Abstract Background Inflammatory myofibroblastic tumors, previously known as inflammatory pseudotumors, are rare soft tissue carcinomas with variable presentation and location. Due to non-specific symptoms and location, the diagnosis of this condition is often clinically challenging. Only a handful of case reports have been published in the literature describing this tumor, and there is still a lack of consensus on pathogenesis, risk factors, and treatment strategy. Most tumors have shown mutation in the anaplastic lymphoma receptor tyrosine kinase (ALK) gene. In this article, we describe a case of ALK-negative malignant inflammatory myofibroblastic tumor. Case A 46 years old male with no risk factors presented with a mass in the inguinal region. The ultrasound was suggestive of a mixed echoic mass suggestive of inguinal hernia, which led to surgical repair with resection of the tumor segment. Subsequently, histopathology and immunohistochemistry confirmed that the mass was an inflammatory myofibroblastic tumor which then recurred in a few years and failed to respond to multiple chemotherapy regimens, and over time, it progressively metastasized to the anterior abdominal wall and lungs. The patient is currently receiving palliative chemotherapy and symptomatic treatment. Conclusion This rare soft tissue tumor has not received much attention, and clinicians often miss the diagnosis. We stress that further study should be carried out on these soft tissue tumors, and adequate diagnostic and therapy recommendations should be developed.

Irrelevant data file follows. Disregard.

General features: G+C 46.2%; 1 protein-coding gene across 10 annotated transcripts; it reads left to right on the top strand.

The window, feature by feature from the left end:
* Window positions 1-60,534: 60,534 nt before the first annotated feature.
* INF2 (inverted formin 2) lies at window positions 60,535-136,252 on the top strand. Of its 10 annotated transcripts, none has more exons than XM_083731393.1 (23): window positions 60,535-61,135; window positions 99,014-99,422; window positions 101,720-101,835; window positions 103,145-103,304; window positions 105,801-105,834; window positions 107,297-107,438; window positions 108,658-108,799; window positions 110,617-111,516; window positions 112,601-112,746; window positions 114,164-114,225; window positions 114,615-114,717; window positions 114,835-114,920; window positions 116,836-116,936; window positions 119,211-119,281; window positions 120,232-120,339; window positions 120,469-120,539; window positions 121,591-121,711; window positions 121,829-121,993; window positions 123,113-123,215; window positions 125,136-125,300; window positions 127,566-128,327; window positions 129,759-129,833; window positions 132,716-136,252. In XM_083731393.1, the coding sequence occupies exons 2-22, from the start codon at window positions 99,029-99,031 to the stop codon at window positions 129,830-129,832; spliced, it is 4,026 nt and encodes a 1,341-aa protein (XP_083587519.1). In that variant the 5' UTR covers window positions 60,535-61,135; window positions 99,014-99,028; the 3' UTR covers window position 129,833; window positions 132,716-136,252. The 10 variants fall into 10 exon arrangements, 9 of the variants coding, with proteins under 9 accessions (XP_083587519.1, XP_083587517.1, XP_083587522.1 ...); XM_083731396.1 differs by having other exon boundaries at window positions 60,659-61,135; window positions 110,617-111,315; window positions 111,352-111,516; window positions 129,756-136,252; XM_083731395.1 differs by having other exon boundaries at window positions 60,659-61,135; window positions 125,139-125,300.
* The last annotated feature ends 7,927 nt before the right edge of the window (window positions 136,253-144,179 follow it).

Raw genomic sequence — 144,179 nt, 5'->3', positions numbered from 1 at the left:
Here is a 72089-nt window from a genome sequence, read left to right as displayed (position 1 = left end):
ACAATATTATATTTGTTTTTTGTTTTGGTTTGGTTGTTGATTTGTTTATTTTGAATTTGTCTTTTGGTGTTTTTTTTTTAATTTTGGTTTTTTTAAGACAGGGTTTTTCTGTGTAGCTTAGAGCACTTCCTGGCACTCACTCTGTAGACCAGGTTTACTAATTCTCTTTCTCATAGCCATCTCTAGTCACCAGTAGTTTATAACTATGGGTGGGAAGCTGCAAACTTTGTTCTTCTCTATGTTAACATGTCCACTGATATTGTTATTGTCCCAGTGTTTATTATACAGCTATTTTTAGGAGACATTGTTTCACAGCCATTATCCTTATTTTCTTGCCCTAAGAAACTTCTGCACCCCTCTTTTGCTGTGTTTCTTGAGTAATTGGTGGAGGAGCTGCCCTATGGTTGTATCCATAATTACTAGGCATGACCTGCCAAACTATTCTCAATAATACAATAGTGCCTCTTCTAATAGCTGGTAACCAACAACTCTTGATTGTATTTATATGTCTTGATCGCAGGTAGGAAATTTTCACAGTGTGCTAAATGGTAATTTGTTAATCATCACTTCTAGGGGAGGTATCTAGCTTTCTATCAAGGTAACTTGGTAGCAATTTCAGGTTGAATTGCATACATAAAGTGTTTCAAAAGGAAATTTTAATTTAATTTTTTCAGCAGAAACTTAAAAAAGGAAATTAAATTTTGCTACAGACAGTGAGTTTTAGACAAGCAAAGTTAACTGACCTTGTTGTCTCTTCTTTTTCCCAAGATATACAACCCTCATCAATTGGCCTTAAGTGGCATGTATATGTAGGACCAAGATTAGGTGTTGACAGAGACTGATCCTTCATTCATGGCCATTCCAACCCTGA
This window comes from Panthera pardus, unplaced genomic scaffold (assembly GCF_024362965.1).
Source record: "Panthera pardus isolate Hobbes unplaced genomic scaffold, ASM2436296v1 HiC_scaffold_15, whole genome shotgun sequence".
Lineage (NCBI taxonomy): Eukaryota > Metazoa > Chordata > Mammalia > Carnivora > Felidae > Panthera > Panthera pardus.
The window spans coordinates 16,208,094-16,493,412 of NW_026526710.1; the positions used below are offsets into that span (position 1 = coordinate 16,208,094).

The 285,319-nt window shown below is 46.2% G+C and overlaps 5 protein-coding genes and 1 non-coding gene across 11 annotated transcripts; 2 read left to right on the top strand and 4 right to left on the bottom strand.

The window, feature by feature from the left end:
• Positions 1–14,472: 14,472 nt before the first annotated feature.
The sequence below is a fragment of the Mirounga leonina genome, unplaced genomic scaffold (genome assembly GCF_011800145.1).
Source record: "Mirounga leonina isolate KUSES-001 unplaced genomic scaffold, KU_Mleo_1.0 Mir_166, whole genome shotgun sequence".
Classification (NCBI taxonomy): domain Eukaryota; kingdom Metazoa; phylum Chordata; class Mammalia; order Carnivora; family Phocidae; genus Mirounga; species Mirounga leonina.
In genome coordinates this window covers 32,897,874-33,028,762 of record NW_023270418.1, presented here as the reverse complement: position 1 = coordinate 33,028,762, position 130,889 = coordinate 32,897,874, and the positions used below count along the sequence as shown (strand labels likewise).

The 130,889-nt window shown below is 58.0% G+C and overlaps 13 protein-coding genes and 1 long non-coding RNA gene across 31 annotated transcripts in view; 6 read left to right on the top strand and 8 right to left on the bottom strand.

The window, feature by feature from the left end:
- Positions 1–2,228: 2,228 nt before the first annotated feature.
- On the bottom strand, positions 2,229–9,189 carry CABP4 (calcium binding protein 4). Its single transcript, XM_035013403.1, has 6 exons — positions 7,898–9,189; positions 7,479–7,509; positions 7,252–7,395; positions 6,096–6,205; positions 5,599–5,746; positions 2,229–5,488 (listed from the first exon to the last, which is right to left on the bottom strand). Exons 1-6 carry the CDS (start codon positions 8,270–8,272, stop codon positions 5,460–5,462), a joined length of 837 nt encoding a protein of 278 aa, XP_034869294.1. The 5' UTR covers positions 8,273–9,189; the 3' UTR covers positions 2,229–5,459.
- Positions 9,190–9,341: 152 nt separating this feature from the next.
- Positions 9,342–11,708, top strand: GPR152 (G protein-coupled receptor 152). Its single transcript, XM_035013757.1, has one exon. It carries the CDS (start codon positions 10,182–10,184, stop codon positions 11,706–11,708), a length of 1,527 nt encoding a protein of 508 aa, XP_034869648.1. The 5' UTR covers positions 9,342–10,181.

2021 ◽  
Vol 29 (1) ◽  
pp. 173-177
Walid Shalata ◽  
Alexander Yakobson ◽  
Rachel Steckbeck ◽  
Ashraf Abu Jama ◽  
Omar Abu Saleh ◽  

In the following report, we describe a case of alkaline phosphatase (ALP) elevation occurring during treatment with alectinib (Alecensa™), which was administered for anaplastic lymphoma kinase (ALK) mutated metastatic non-small cell lung cancer (mNSCLC). A 51 year-old female with widespread metastatic disease exhibited a rapid and significant response within a very short period to alectinib therapy, accompanied by a rapid increase of ALP to more than six times the upper limit of normal (grade 3) ALP, decreasing to within normal limits within 3 weeks after initiation of therapy without any dose modification.

Cancers ◽  
2021 ◽  
Vol 14 (1) ◽  
pp. 151
Gavin D. Garland ◽  
Stephen P. Ducray ◽  
Leila Jahangiri ◽  
Perla Pucci ◽  
G. A. Amos Burke ◽  

Anaplastic large-cell lymphoma (ALCL) is a T-cell malignancy driven in many cases by the product of a chromosomal translocation, nucleophosmin–anaplastic lymphoma kinase (NPM-ALK). NPM-ALK activates a plethora of pathways that drive the hallmarks of cancer, largely signalling pathways normally associated with cytokine and/or T-cell receptor-induced signalling. However, NPM-ALK is also located in the nucleus and its functions in this cellular compartment for the most part remain to be determined. We show that ALCL cell lines and primary patient tumours express the transcriptional activator BRG1 in a NPM-ALK-dependent manner. NPM-ALK regulates expression of BRG1 by post-translational mechanisms dependent on its kinase activity, protecting it from proteasomal degradation. Furthermore, we show that BRG1 drives a transcriptional programme associated with cell cycle progression. In turn, inhibition of BRG1 expression with specific shRNA decreases cell viability, suggesting that it may represent a key therapeutic target for the treatment of ALCL.